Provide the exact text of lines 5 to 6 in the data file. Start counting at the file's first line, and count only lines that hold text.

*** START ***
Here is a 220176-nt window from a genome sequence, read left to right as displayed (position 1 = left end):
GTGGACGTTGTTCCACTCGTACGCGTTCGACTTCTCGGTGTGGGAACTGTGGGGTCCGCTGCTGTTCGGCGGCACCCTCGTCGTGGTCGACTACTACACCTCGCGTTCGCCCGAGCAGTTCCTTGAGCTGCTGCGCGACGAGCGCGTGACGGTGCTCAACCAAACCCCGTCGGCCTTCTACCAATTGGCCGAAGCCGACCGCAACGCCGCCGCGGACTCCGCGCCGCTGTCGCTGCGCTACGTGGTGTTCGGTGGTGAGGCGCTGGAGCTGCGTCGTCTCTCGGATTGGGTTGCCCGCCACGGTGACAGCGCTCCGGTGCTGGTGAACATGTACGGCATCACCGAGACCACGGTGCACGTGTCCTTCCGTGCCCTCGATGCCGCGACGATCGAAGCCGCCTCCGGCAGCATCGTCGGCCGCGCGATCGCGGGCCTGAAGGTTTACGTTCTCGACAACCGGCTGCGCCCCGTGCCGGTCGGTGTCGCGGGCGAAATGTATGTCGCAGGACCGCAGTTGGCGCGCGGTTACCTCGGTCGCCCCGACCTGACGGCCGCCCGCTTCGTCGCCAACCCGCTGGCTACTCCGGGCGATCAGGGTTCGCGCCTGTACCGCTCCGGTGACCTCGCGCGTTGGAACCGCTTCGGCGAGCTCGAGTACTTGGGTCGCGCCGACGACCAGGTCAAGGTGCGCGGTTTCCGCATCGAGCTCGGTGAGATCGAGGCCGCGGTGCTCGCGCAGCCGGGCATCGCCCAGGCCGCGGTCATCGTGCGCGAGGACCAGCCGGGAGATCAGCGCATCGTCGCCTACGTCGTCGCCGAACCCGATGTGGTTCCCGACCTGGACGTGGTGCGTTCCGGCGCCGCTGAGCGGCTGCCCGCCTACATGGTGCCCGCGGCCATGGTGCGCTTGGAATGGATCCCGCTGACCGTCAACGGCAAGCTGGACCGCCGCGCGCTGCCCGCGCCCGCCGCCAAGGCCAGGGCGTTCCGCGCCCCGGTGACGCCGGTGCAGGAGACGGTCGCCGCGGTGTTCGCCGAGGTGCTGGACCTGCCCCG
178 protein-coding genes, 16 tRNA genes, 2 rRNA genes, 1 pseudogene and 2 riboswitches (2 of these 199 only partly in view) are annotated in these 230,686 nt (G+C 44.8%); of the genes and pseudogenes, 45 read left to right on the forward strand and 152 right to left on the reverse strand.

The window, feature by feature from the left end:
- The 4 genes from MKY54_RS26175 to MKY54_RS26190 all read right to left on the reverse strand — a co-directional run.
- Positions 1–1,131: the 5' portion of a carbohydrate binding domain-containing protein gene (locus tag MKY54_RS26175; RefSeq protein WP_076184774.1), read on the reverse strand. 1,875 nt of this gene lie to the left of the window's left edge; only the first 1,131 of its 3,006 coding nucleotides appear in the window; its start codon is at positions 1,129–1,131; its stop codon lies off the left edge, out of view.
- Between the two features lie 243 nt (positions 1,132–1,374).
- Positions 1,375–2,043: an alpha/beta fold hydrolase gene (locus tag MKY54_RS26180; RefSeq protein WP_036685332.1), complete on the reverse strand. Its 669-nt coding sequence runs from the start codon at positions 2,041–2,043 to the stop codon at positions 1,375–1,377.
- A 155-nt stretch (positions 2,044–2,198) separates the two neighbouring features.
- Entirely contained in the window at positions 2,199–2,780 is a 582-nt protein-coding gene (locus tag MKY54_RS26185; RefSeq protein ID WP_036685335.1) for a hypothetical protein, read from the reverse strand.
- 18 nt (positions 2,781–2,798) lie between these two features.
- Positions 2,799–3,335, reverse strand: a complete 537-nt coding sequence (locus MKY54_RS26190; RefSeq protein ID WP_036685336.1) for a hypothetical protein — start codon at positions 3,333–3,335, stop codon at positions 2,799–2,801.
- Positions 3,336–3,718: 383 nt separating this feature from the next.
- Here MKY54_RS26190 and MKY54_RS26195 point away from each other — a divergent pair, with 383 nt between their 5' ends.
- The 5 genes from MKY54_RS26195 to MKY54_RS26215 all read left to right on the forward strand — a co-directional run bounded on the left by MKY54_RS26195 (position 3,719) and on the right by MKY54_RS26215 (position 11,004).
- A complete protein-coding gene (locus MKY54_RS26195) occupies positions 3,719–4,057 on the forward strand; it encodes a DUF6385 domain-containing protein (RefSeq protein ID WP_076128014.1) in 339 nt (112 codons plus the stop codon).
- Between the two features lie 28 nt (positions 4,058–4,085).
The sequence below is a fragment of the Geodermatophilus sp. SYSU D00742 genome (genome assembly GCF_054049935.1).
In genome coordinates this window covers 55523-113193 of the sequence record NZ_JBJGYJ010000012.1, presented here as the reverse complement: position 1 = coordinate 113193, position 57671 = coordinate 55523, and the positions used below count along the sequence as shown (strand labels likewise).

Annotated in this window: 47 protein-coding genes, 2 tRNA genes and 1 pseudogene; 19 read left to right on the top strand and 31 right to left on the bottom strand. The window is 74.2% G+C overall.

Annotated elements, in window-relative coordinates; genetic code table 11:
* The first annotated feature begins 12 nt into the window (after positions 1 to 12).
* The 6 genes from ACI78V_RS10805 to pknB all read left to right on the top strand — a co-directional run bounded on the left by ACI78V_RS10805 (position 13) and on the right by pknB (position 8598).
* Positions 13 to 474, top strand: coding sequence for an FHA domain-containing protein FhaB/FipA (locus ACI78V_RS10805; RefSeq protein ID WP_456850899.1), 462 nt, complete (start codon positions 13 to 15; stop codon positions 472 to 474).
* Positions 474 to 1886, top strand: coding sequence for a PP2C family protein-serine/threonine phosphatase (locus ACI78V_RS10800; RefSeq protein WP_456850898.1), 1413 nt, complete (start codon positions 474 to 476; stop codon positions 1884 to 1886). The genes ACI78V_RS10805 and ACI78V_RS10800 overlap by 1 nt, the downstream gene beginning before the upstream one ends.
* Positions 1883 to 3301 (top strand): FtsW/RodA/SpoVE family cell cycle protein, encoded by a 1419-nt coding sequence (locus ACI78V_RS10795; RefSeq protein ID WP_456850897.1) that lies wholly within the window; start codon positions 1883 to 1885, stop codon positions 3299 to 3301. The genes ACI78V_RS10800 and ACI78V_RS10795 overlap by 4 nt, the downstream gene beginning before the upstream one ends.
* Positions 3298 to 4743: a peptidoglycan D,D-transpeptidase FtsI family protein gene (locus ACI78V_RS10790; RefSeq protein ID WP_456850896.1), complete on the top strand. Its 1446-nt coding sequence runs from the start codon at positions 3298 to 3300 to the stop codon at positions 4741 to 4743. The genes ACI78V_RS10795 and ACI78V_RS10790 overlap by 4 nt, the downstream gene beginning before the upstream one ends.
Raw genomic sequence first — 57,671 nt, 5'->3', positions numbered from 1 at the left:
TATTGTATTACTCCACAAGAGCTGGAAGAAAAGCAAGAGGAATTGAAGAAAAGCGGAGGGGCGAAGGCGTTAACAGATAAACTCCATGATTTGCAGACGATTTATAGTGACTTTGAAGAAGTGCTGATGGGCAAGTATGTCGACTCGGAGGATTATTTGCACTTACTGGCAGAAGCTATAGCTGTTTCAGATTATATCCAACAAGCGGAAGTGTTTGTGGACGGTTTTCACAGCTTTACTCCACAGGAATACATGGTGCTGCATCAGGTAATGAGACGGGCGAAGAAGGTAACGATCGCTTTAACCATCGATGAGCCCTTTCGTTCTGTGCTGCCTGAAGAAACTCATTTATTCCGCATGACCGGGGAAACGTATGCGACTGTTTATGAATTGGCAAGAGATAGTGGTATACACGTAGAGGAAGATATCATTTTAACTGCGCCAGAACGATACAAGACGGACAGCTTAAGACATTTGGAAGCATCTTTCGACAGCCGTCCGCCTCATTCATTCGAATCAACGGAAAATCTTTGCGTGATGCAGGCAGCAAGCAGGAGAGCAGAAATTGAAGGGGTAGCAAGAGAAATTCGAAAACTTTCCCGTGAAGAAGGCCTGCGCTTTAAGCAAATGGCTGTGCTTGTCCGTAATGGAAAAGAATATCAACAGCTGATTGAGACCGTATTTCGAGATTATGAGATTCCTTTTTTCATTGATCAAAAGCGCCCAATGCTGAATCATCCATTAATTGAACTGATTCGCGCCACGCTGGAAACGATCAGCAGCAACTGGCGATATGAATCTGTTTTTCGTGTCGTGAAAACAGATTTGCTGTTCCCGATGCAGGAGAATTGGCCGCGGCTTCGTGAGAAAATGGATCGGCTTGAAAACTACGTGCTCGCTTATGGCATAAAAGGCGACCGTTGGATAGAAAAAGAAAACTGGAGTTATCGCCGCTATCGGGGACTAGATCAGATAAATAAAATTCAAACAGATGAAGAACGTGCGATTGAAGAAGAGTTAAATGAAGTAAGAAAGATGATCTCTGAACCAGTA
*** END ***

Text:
- The 4 genes from MKY54_RS26175 to MKY54_RS26190 all read right to left on the reverse strand — a co-directional run.
- Positions 1–1,131: the 5' portion of a carbohydrate binding domain-containing protein gene (locus tag MKY54_RS26175; RefSeq protein WP_076184774.1), read on the reverse strand. 1,875 nt of this gene lie to the left of the window's left edge; only the first 1,131 of its 3,006 coding nucleotides appear in the window; its start codon is at positions 1,129–1,131; its stop codon lies off the left edge, out of view.